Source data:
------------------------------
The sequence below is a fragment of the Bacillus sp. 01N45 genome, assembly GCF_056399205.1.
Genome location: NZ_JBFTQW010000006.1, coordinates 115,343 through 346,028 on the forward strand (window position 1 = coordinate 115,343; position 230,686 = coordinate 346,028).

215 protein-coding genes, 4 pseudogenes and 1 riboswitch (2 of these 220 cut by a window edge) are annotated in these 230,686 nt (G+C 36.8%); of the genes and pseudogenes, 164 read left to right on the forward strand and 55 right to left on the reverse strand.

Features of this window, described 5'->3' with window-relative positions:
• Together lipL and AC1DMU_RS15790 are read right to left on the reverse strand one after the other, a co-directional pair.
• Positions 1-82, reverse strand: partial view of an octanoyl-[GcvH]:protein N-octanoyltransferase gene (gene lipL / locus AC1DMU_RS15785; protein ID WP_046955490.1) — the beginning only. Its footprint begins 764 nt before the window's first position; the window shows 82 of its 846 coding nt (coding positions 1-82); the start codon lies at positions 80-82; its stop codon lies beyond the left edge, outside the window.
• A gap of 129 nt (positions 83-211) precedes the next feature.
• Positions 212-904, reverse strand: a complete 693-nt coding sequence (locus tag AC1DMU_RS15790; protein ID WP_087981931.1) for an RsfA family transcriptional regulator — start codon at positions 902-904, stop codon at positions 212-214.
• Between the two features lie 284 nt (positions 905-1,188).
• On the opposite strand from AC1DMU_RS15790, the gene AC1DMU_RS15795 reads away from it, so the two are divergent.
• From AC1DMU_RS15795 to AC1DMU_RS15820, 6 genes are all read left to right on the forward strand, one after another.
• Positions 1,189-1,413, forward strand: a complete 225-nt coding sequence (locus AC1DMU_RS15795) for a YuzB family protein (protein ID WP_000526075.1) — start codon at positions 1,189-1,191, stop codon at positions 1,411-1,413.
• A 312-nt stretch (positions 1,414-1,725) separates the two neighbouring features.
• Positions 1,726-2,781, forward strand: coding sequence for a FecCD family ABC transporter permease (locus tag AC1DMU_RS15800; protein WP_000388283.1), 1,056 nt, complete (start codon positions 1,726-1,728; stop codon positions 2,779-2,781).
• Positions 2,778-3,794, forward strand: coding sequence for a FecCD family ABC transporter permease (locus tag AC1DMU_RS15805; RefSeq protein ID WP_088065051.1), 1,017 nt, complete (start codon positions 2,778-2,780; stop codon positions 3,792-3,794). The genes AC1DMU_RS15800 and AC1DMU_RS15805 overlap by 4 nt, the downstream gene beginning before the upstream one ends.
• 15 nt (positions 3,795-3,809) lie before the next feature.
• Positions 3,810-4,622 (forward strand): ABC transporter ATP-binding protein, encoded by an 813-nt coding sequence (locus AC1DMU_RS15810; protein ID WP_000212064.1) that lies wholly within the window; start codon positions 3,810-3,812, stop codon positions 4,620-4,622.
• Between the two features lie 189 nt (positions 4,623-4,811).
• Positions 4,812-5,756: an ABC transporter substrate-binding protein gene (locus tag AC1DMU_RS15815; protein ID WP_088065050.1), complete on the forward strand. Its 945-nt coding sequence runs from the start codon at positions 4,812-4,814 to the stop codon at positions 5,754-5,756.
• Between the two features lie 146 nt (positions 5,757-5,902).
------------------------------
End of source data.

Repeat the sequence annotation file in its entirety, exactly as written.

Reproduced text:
The sequence below is a fragment of the Bacillus sp. 01N45 genome, assembly GCF_056399205.1.
Genome location: NZ_JBFTQW010000006.1, coordinates 115,343 through 346,028 on the forward strand (window position 1 = coordinate 115,343; position 230,686 = coordinate 346,028).

215 protein-coding genes, 4 pseudogenes and 1 riboswitch (2 of these 220 cut by a window edge) are annotated in these 230,686 nt (G+C 36.8%); of the genes and pseudogenes, 164 read left to right on the forward strand and 55 right to left on the reverse strand.

Features of this window, described 5'->3' with window-relative positions:
• Together lipL and AC1DMU_RS15790 are read right to left on the reverse strand one after the other, a co-directional pair.
• Positions 1-82, reverse strand: partial view of an octanoyl-[GcvH]:protein N-octanoyltransferase gene (gene lipL / locus AC1DMU_RS15785; protein ID WP_046955490.1) — the beginning only. Its footprint begins 764 nt before the window's first position; the window shows 82 of its 846 coding nt (coding positions 1-82); the start codon lies at positions 80-82; its stop codon lies beyond the left edge, outside the window.
• A gap of 129 nt (positions 83-211) precedes the next feature.
• Positions 212-904, reverse strand: a complete 693-nt coding sequence (locus tag AC1DMU_RS15790; protein ID WP_087981931.1) for an RsfA family transcriptional regulator — start codon at positions 902-904, stop codon at positions 212-214.
• Between the two features lie 284 nt (positions 905-1,188).
• On the opposite strand from AC1DMU_RS15790, the gene AC1DMU_RS15795 reads away from it, so the two are divergent.
• From AC1DMU_RS15795 to AC1DMU_RS15820, 6 genes are all read left to right on the forward strand, one after another.
• Positions 1,189-1,413, forward strand: a complete 225-nt coding sequence (locus AC1DMU_RS15795) for a YuzB family protein (protein ID WP_000526075.1) — start codon at positions 1,189-1,191, stop codon at positions 1,411-1,413.
• A 312-nt stretch (positions 1,414-1,725) separates the two neighbouring features.
• Positions 1,726-2,781, forward strand: coding sequence for a FecCD family ABC transporter permease (locus tag AC1DMU_RS15800; protein WP_000388283.1), 1,056 nt, complete (start codon positions 1,726-1,728; stop codon positions 2,779-2,781).
• Positions 2,778-3,794, forward strand: coding sequence for a FecCD family ABC transporter permease (locus tag AC1DMU_RS15805; RefSeq protein ID WP_088065051.1), 1,017 nt, complete (start codon positions 2,778-2,780; stop codon positions 3,792-3,794). The genes AC1DMU_RS15800 and AC1DMU_RS15805 overlap by 4 nt, the downstream gene beginning before the upstream one ends.
• 15 nt (positions 3,795-3,809) lie before the next feature.
• Positions 3,810-4,622 (forward strand): ABC transporter ATP-binding protein, encoded by an 813-nt coding sequence (locus AC1DMU_RS15810; protein ID WP_000212064.1) that lies wholly within the window; start codon positions 3,810-3,812, stop codon positions 4,620-4,622.
• Between the two features lie 189 nt (positions 4,623-4,811).
• Positions 4,812-5,756: an ABC transporter substrate-binding protein gene (locus tag AC1DMU_RS15815; protein ID WP_088065050.1), complete on the forward strand. Its 945-nt coding sequence runs from the start codon at positions 4,812-4,814 to the stop codon at positions 5,754-5,756.
• Between the two features lie 146 nt (positions 5,757-5,902).